On the long 4 mile walk back, I checked out Andy’s Way, a salt marsh off of Corn Neck Road. Luckily it was low tide, and this turned into a bonanza. After rounding the bend, it felt like hitting the jackpot! There were Snowy Egrets, American Oystercatchers, Golden, Semi-plalmated and Black-bellied Plovers, a Short-billed Dowitcher, Sanderlings, Great Blue Herons, Little Blue Herons and more!
Black-bellied Plover take off. Photo by Kim Nagy.
Black-bellied Plover. Photo by Kim Nagy.
Semipalmated Plover. Photo by Kim Nagy.
Semipalmated Plovers. Photo by Kim Nagy.
Little Blue Herons. Photo by Kim Nagy.
Short-billed Dowitcher. Photo by Kim Nagy.
Snowy Egret catching fish. Photo by Kim Nagy.
Snowy Egrets. Photo by Kim Nagy.
Oystercatcher. Photo by Kim Nagy.
Oystercatchers, adult and juvenile. Photo by Kim Nagy.
That evening we toured the island and watched the sun lower behind Mohegan Bluffs, then slide into the ocean at Dorie’s Cove. The moon was a thin crescent. Later that night, the ocean, finally becalmed, lapped the shore, perpetually advancing and retreating.
Sunset, Mohegan Bluffs. Photo by Kim Nagy.
Sunset with house. Photo by Kim Nagy.
Ocean sunset. Photo by Kim Nagy.
Crescent moon. Photo by Kim Nagy.
The morning sunrise in Old Harbor had muted colors; a palette of apricot, peach, red, orange and pink.
Sunrise first day. Photo by Kim Nagy.
We checked out the Greenway Trails; dramatic cliffs at ocean’s edge. There were several Northern Flickers, Black & White Warblers, Phoebes, Fly Catchers, Baltimore Orioles and more.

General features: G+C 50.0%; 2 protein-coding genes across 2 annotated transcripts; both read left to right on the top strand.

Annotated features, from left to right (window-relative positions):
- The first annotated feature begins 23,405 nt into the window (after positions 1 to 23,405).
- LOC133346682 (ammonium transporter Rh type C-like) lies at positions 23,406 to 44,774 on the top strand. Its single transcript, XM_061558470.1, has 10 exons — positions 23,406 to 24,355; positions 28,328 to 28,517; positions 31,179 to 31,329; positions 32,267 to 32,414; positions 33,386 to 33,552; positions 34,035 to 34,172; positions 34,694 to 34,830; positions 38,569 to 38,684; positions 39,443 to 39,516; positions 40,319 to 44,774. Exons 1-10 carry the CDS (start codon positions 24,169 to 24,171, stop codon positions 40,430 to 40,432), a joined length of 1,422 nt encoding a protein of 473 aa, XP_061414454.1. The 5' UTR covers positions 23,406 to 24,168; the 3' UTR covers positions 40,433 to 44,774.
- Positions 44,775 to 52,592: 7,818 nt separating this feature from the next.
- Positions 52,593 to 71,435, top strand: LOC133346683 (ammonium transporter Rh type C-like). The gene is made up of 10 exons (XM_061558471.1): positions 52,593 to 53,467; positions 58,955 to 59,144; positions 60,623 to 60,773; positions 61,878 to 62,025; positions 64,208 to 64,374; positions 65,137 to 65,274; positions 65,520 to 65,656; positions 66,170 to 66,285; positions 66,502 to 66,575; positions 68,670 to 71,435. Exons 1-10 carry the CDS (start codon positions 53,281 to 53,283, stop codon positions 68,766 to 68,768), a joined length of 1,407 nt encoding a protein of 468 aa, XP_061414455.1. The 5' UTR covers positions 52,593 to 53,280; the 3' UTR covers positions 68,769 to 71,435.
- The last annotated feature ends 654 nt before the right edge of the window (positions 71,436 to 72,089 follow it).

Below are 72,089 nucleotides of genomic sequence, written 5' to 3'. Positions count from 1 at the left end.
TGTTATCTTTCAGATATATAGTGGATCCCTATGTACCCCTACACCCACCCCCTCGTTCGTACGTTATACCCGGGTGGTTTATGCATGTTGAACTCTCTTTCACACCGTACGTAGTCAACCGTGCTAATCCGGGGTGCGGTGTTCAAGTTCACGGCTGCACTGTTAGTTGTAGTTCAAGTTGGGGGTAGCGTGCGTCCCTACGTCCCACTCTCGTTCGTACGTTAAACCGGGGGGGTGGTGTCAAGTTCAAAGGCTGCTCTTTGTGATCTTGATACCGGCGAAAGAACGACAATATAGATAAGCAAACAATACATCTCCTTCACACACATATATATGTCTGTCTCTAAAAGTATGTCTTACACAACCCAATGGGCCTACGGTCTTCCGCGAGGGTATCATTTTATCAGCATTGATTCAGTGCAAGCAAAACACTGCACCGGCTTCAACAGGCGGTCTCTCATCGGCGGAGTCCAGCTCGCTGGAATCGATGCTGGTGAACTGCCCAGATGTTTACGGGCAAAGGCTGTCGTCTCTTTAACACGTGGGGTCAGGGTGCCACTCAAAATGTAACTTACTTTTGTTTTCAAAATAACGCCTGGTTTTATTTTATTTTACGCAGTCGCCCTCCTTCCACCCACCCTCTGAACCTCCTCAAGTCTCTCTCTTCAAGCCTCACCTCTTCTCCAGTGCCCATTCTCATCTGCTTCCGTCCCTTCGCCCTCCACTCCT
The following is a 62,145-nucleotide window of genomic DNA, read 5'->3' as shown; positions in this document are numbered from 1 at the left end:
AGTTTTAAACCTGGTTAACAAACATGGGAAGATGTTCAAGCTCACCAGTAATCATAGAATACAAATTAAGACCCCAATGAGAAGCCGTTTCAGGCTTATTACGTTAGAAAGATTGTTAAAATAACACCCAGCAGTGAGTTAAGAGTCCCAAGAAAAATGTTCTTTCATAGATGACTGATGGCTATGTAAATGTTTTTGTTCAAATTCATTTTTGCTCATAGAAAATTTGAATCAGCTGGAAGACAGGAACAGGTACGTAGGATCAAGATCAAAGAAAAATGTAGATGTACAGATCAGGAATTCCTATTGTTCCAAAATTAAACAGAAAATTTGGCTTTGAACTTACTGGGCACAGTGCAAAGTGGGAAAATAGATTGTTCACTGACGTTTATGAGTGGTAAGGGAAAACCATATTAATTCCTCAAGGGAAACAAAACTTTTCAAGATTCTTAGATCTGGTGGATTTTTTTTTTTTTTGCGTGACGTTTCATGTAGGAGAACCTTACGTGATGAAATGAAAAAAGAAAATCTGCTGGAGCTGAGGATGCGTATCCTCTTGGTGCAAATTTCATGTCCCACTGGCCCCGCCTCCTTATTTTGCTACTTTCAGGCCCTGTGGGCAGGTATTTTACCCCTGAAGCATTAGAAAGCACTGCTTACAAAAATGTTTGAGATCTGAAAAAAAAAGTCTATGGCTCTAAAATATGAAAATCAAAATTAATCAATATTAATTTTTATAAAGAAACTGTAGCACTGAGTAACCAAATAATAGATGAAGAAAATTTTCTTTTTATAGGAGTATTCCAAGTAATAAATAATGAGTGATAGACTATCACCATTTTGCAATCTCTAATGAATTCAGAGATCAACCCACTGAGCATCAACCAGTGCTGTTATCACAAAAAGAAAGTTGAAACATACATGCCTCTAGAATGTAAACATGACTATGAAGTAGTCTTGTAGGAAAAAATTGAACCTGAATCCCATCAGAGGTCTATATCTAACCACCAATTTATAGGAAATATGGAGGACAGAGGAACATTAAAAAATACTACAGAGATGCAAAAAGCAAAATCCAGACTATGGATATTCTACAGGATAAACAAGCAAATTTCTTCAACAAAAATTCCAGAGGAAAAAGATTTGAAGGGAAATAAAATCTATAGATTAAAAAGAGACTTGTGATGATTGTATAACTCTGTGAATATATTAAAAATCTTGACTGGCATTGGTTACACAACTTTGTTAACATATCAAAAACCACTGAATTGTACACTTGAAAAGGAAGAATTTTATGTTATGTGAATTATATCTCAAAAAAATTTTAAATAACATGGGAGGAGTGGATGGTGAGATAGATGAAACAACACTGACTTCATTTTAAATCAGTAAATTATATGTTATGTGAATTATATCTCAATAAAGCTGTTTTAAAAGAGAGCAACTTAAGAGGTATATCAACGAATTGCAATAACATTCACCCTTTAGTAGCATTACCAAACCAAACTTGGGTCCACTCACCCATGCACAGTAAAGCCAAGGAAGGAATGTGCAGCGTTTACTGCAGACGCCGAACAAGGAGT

Spider web. Photo by Kim Nagy.
Northern Flicker. Photo by Kim Nagy.
Northern Flicker. Photo by Kim Nagy.
Pheasant. Photo by Kim Nagy.
I was fortunate to watch bird banding at the Lapham House with Kim Gaffett, a Master Bird Bander who also works closely with the Nature Conservancy. While inspecting the nets, we found a Carolina Wren, Eastern Towhees, a Northern Waterthrush, and several Catbirds. The birds were gently extracted from the net; weighed, evaluated, banded, chronicled, and released. On the property we also saw a Pine Warbler and Yellow-throated Vireos.
Northern Waterthrush. Photo by Kim Nagy.
Wren release after banding. Photo by Kim Nagy.
Towhee release after banding. Photo by Kim Nagy.
Catbird release after banding. Photo by Kim Nagy.
Pine Warbler with inchworm. Photo by Kim Nagy.
Monarch Butterfly. Photo by Kim Nagy.
As all birders and wildlife photographers know, nothing is a “sure thing” when it comes to this pursuit. When I returned to Andy’s Way for a second time, expecting another avian feeding bonanza at low tide, it was as if yesterday never happened; there were just a few scattered Sanderlings, so I walked the 2.1 miles back to the Inn. It’s a great way to get lots of exercise!
Sunrise on the last day was beautiful again, and since the ferry didn’t leave for a couple of hours, I took a cab to Coast Guard Road, but there wasn’t too much activity beyond Cedar Waxwings, some fall Warbler migrants, and Vireos. It was thought that the strong easterly winds pushed the migrating birds to the mainland.
Sunrise on the last day. Photo by Kim Nagy.
It was sad to leave Block Island, but it will be fun to return, as I booked next year’s trip and added an extra day for even more adventure!
To see more of Kim’s work, please visit Facebook.com/catchlightphotos or